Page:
Re: Decay watch: 2000 Feb 15

From: Ed Cannon (
Date: Wed Feb 16 2000 - 02:48:53 PST

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    Earl Needham (KD5XB@AMSAT.ORG) wrote:
    ]         Using STK, I made a set of times & AZ/EL's and went out to 
    ] see if I could see anything.  Report?  NOTHING.
    ]         Anybody else have better results at seeing STARSHINE?
    I've never seen Starshine.  I'm not 100% certain, but I believe that
    Mike McCants, who uses an 8-inch dobsonian telescope and definitely 
    knows how to find satellites, has not seen it either.  Its orbit 
    resulted in a limited number of potentially visible passes over our 
    area which was of course reduced to some extent by poor weather for
    some of the passes, and its small size and very slow rotation caused 
    it to be very faint except on some rare occasions when a few lucky 
    people saw it flash brightly once or maybe twice.
    ]         I was really hoping to see a reentry tonight, been trying for 
    ] some time now.  Might anyone have some suggestions in that area?  Is 
    ] there a "trick" to it?
    I believe the trick is to look at every possible opportunity AND have 
    very good luck!  I've seen messages on SeeSat-L from people who have
    been observing for many years who have never seen a re-entry.  I'm
    still here less than four years, so I've got a very long wait to see
    one, I guess....  Anyone who wants to improve the chances of seeing a
    re-entry needs to move to the tropics (and maybe the tropics south of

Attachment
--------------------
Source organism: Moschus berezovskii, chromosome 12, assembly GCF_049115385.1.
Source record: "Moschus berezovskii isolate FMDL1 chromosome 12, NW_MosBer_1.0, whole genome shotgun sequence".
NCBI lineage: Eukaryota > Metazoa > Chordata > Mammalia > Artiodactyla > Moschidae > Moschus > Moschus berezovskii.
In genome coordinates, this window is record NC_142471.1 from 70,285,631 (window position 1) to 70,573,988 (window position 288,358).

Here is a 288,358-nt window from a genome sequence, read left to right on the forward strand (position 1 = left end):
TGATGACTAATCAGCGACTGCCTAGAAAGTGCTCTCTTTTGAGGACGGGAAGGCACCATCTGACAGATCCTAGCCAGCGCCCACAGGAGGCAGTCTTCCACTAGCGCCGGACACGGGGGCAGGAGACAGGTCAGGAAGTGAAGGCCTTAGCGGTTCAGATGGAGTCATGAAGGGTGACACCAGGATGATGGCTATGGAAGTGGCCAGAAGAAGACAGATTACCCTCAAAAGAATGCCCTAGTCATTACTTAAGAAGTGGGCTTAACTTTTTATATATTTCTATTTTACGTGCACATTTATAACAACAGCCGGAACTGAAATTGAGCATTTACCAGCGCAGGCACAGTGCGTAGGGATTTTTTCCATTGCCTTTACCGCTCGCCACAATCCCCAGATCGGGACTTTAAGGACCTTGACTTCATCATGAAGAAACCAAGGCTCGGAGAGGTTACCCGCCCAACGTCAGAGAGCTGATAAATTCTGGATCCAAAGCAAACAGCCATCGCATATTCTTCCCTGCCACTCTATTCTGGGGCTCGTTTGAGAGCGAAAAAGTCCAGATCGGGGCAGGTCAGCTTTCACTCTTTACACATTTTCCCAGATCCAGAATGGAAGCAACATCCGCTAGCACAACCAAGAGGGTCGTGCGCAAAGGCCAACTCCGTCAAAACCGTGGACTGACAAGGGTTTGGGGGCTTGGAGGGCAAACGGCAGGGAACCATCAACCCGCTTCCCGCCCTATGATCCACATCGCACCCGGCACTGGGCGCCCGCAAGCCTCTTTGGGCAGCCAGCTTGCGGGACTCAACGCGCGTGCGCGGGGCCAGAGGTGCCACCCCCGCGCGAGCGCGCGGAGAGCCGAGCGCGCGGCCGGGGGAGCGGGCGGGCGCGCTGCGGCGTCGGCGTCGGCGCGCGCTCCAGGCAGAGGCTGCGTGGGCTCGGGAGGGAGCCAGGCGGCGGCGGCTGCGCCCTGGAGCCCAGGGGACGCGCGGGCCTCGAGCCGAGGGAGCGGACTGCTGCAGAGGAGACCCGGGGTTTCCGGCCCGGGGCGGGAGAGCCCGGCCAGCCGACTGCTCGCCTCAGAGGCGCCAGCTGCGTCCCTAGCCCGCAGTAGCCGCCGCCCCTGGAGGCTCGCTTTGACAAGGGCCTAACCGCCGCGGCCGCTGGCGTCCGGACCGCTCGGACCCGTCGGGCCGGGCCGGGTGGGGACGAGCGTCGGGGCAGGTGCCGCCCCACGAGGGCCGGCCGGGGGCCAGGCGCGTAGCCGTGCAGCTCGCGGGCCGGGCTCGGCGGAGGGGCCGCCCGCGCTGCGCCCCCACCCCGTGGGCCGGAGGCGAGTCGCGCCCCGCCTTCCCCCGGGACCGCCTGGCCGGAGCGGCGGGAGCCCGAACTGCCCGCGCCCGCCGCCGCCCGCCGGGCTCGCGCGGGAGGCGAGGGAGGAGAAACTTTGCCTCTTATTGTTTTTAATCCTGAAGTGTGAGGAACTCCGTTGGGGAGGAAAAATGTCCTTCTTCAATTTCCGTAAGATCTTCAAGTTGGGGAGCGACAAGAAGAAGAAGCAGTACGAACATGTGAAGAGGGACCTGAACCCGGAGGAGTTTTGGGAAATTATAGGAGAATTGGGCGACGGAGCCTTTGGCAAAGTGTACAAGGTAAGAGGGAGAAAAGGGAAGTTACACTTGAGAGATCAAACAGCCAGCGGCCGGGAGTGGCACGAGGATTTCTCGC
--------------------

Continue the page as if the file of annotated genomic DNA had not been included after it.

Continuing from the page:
the equator is better than north of it), as that is where, I believe 
    (1) most (or at least very many) orbital perigees are and/or (2) many 
    satellites tend to encounter more atmosphere sooner.
    In thinking about re-entries, I've coming up with these factors:  50
    percent of them occur in daylight; 70 percent of them occur over 
    water; an undetermined (by me) large percentage occur in the tropical 
    latitudes; an undetermined (by me) percentage of the ones over land
    occur over uninhabited land; an undetermined (by me) percentage of the 
    ones at night occur when most people are sleeping; etc....  It takes 
    some very good luck to be at the right place at the right time AND be 
    looking for one!
    Best of luck to everyone for clear and dark nights and re-entries 
    during them when you are looking--
    Ed Cannon - - Austin, Texas, USA
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